One of the first things I created when I launched my business, The Grazing Elk, was a list of qualities I wanted my designs to have. They included playfulness and generosity, as well as treating the people who would engage with the designs as intelligent beings, and never calling them ‘users’. (Thankyou QUT and Jane Turner for that very beautiful piece of drilling!) I wanted my designs to be inspirational, and aspirational, to be a breath of fresh air and suggest freedom rather than corralling into funnels.

treesAnd – as corralling reminds me – I wanted a touch of the Wild West, the Frontier. The Digital Frontier, or the Digital Wilderness. For our work together to be an adventure and a journey into the digital wilderness, learning new paths and engaging with what we are designing on its own terms. To not automatically do things as others have been successful in or have promoted, but to do things as best suits our unique purpose, journey and audience.

To be playful in trying out different things, and generous to ourselves and the people who will interact with our designs. I’ll try to be concrete here in some examples.

One example that comes to mind is about the ongoing use of the word ‘user’ online and also the perennial ‘foolproof’ way of designing programs or systems. It isn’t very generous because a) it’s calling you a ‘user’ and a ‘fool’ and b) that’s the only way it’s talking to you. There’s no elevated option where we have one person talking to another person, on an intelligent level. I think we are moving out of ‘foolproof’ into ‘intuitive’ with, for example, Google’s Inbox having some nice touches on mobile which are intuitive and surprising (because they actually do what you hoped they would!).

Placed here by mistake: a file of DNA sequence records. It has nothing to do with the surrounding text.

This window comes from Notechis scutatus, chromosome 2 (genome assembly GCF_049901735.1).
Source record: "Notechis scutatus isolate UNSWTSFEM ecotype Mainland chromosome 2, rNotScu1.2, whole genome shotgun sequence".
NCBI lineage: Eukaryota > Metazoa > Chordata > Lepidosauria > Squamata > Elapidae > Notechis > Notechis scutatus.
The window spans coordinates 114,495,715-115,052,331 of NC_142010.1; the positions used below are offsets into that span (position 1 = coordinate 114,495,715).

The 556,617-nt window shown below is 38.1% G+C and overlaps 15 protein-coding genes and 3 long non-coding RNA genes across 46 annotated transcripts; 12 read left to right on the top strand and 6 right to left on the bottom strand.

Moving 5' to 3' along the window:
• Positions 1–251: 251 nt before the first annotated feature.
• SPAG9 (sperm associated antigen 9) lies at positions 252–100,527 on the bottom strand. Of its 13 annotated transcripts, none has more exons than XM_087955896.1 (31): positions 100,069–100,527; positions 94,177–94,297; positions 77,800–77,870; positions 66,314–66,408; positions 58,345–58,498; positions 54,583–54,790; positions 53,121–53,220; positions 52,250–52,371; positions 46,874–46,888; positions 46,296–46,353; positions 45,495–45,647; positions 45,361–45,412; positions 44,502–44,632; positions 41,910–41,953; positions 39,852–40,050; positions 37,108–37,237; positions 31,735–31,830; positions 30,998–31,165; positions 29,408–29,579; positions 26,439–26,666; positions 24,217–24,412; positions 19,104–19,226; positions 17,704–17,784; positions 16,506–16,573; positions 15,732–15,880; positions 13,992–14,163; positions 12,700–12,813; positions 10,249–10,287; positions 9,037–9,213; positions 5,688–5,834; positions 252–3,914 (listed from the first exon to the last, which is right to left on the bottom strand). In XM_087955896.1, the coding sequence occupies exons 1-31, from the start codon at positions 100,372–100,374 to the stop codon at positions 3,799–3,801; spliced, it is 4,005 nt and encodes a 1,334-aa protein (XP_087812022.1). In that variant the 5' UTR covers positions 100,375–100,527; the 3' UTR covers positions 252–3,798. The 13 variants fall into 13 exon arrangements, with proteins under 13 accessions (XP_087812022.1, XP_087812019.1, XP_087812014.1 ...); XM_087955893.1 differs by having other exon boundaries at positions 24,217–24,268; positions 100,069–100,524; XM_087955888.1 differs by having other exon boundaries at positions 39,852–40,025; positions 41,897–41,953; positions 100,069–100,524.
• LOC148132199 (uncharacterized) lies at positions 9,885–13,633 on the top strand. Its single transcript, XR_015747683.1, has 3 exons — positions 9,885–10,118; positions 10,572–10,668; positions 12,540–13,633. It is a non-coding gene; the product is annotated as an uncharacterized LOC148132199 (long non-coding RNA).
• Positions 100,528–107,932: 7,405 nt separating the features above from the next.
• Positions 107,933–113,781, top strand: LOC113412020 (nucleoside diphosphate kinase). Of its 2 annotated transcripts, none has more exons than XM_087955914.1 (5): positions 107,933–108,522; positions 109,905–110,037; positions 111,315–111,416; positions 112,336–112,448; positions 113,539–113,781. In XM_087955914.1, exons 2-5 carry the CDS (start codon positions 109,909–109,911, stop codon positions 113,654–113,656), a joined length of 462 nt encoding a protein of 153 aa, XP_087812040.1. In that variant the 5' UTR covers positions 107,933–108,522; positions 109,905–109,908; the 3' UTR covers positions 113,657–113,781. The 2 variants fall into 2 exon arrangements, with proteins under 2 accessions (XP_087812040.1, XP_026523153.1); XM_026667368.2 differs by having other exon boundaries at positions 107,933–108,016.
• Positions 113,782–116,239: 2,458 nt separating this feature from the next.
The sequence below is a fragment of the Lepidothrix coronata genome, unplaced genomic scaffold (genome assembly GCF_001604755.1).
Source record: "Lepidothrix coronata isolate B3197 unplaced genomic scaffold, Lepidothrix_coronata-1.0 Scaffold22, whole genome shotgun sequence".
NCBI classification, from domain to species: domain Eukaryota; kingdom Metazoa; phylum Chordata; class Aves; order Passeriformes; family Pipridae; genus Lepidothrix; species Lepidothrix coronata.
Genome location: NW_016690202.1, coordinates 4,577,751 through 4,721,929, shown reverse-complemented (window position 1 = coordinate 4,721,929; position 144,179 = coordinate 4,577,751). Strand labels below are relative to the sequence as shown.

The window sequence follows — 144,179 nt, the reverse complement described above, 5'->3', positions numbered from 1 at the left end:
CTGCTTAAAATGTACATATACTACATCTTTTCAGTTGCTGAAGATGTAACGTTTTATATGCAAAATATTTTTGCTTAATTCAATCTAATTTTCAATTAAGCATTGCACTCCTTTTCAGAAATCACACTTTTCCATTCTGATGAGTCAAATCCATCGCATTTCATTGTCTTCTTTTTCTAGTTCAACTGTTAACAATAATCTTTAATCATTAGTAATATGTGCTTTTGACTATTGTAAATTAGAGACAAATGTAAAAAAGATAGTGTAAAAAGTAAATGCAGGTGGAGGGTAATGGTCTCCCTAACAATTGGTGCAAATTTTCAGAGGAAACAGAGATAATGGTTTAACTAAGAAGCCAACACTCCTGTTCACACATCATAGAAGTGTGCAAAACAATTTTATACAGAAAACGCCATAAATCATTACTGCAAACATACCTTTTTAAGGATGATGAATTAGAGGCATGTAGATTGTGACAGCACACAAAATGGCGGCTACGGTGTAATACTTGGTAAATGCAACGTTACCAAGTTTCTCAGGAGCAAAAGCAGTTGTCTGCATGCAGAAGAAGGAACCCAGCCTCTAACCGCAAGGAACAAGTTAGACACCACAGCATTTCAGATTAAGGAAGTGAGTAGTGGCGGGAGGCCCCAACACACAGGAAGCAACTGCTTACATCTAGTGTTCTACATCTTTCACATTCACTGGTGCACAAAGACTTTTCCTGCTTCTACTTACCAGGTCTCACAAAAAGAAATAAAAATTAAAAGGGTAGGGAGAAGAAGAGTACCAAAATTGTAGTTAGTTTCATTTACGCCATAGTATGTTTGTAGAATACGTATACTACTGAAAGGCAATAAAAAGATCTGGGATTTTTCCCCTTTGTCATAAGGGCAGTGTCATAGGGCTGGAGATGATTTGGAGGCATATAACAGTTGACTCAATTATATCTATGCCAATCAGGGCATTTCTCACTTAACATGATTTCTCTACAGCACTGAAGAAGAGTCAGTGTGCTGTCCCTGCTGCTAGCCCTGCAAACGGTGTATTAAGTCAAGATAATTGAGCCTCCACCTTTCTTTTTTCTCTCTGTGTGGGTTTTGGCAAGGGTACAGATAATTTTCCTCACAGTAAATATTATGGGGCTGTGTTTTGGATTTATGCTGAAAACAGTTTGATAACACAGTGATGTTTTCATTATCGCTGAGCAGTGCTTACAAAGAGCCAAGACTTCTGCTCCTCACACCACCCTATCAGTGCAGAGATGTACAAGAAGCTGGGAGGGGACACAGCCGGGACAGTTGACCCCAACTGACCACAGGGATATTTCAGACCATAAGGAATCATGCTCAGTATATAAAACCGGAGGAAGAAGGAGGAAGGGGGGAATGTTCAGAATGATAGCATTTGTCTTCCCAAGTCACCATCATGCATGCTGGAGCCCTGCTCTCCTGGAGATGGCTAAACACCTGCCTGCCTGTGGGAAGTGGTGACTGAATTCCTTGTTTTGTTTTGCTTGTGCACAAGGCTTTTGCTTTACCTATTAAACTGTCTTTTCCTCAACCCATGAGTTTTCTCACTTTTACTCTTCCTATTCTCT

A generous way of having an interaction with, say, a website could be:

  • – that you are talked to in genuine tones which are not just sales-pitches or incomprehensible jargon
  • – a ‘show, don’t tell’ way of interacting, where instead of saying “we are a caring and supportive company” (and perhaps having a bit of a cold way of talking and being hard to contact), the website takes the idea of “caring and supporting” and expresses that through everything they do/write/be/use in the site. For example, perhaps stock photos are not appropriate in a site where it’s about a very personal experience with a business, where you want to see who they are, not what represents them in stock-photo-land.
  • – places where you get to interact on the site – maybe just through a comment, maybe through direct contact, or maybe in a way only you can see, with an interactive section… it could even just be an interactive visualisation of data and still be charming
  • – allowing a place for personality in design – through words, images, layout or even just micro-copy – a funny phrase when a contact form message is sent? Two examples where I’ve experienced fun phrases in an unexpected place are MailChimp on their alert and confirmation messages and Freshbooks’ time tracker also has cute phrases when you log hours.

Is there room for Playfulness? Or is business too important for that?